Breaking Through the Air: Hyundai and Kia's Innovative Active Air Skirt for Enhanced Electric Vehicle Performance

 Breaking Through the Air: Hyundai and Kia's Innovative Active Air Skirt for Enhanced Electric Vehicle Performance banner

In the dynamic world of electric vehicles (EVs), Hyundai and Kia are at the forefront of innovation, pushing the boundaries of aerodynamics with their latest creation—the Active Air Skirt (AAS). This groundbreaking device, recently patented by the automotive giants, promises to extend the range of electric vehicles by enhancing their aerodynamic efficiency and stability.

The Active Air Skirt Unveiled

Designed to reduce under-vehicle turbulence and improve aerodynamic efficiency at speeds above 80 km/h, the AAS is a sophisticated system that utilizes a pair of hidden moving flaps. These flaps, concealed beneath the car's front bumper, strategically cover the front tires based on the vehicle's speed. When the car accelerates, the flaps extend to streamline airflow, reducing resistance and enhancing stability.

The AAS, a feature exclusive to vehicles built on the Hyundai/Kia Electric Global Modular Platform (EGMP), is a testament to the companies' commitment to electric vehicle capability. This innovative floor design, utilized in models such as the Genesis GV60, Hyundai Ioniq 5 and Ioniq 6, and the Kia EV5 and EV6, offers a flat surface that efficiently controls airflow.

How Does It Work?

The AAS operates at speeds of 80 km/h or above, ensuring optimal efficiency. However, the flaps won't retract until the vehicle's speed drops to 70 km/h. This strategic approach minimizes the frequent opening and closing of the flaps and ensures a seamless transition in response to changing speeds.

The benefits of the AAS are not just limited to improved aerodynamics. Hyundai and Kia report a remarkable 2.8 percent improvement in aerodynamic efficiency, translating to a significant boost in electric battery range. Tests conducted on the Genesis GV60, for instance, demonstrated an additional six kilometers to the vehicle's official 466 km range.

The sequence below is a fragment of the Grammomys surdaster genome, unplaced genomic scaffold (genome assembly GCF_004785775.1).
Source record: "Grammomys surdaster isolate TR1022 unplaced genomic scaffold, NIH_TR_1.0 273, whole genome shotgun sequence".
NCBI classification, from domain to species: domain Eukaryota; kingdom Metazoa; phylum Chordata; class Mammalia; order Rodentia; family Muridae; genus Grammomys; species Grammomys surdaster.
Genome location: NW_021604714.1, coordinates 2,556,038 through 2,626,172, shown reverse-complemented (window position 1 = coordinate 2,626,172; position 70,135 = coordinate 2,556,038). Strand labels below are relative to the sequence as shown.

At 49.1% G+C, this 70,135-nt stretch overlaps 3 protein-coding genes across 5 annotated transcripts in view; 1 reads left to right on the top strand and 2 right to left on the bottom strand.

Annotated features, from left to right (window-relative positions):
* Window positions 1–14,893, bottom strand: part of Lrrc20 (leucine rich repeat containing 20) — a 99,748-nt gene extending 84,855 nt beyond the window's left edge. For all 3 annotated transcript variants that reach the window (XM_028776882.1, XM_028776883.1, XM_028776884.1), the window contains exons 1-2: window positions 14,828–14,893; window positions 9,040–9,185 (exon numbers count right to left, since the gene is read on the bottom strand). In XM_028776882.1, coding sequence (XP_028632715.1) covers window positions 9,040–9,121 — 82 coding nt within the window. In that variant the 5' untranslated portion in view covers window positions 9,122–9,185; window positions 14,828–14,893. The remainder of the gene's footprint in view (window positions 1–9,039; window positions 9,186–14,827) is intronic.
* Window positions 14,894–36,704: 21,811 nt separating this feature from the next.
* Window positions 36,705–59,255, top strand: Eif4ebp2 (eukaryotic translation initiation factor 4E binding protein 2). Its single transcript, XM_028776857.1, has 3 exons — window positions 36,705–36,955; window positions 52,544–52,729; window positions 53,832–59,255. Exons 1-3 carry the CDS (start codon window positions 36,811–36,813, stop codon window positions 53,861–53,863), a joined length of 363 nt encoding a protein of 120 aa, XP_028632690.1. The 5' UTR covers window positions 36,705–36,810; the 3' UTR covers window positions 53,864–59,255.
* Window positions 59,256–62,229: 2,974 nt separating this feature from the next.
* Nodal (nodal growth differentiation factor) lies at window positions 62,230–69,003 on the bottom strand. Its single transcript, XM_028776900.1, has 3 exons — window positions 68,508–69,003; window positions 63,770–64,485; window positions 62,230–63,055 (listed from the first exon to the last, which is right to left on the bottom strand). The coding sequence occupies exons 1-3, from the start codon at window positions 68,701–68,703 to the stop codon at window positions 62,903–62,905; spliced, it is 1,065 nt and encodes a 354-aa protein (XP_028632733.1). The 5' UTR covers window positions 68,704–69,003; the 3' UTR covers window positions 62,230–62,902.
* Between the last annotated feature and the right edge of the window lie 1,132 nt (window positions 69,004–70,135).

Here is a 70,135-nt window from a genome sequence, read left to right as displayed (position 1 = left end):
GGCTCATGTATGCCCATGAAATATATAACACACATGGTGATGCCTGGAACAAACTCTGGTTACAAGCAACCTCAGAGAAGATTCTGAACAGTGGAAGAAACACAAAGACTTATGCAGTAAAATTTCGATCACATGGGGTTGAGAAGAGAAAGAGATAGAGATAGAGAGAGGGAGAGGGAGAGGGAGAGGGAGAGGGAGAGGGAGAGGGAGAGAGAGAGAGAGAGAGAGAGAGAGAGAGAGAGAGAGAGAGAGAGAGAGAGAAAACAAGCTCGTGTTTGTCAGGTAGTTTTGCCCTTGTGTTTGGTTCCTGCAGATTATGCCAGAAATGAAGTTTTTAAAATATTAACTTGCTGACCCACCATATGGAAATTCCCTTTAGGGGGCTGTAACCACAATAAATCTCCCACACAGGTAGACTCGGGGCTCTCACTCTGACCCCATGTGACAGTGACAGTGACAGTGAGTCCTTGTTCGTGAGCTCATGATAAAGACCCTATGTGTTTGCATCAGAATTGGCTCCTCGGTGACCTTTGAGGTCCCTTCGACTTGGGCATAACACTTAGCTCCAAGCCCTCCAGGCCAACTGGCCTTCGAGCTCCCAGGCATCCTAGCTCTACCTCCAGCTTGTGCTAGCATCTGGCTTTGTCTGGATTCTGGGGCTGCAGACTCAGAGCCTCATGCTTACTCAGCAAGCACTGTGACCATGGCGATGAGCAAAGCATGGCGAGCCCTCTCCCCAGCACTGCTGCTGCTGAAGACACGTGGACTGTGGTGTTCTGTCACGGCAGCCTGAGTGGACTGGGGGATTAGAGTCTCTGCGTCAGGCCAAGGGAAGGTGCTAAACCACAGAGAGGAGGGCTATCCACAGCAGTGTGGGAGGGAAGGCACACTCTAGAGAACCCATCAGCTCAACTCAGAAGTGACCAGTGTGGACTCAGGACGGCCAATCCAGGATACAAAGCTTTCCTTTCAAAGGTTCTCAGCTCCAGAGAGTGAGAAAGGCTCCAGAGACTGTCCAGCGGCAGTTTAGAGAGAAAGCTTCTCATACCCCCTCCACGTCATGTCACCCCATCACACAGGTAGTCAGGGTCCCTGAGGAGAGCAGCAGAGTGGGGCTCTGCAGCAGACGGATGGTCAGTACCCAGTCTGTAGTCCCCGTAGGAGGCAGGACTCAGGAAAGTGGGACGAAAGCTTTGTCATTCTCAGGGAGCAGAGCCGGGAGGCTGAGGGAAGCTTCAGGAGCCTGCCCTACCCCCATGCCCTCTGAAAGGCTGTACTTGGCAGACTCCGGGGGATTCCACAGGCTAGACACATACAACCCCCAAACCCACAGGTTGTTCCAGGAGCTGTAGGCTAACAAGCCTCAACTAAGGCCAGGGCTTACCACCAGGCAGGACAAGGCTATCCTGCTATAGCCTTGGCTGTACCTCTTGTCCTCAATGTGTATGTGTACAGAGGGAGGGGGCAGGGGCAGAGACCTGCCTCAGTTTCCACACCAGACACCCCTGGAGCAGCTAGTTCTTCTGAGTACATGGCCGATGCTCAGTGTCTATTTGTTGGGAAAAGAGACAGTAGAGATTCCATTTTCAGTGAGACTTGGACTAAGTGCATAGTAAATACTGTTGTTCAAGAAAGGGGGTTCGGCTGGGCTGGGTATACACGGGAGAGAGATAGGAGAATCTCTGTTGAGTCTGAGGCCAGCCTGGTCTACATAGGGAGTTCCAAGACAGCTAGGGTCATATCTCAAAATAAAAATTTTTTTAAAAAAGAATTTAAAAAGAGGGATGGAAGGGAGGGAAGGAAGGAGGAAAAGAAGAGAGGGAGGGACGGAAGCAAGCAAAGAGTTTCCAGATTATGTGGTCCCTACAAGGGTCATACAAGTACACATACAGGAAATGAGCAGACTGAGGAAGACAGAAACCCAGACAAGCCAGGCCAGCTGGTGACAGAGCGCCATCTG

Beyond Range Enhancement: High-Performance Driving

While the primary focus of the AAS is energy efficiency and extended range, it also proves valuable for high-performance driving. The system, functional up to speeds of 200 km/h, contributes to increased downforce—a force that pushes the car down, improving traction. This enhancement in downforce translates to faster cornering speeds and heightened stability at higher velocities.

Moreover, the AAS plays a role in reducing wind noise, a critical consideration for electric vehicles known for their quiet operation. The lack of engine noise makes effective wind noise control even more essential, and the AAS addresses this aspect, contributing to a more enjoyable and serene driving experience.

Looking Ahead: A Glimpse into Future Aerodynamics

The Active Air Skirt is just one facet of Hyundai and Kia's broader exploration into aerodynamics. The companies are actively experimenting with other innovations, including air flaps, wheel air curtains, and wheel gap reducers, as part of their commitment to advancing electric vehicle technology.

As Hyundai has already announced plans to introduce the electric Ioniq 5 as the foundation for its one-make racing series in 2024, the impact of these aerodynamic advancements is likely to extend beyond the road, influencing the future of electric vehicle racing.

In the rapidly evolving landscape of electric mobility, Hyundai and Kia's Active Air Skirt stands out as a testament to the continuous pursuit of efficiency, range, and performance in the world of electric vehicles. As these innovations pave the way for the future, drivers can anticipate a more efficient and exhilarating electric driving experience.

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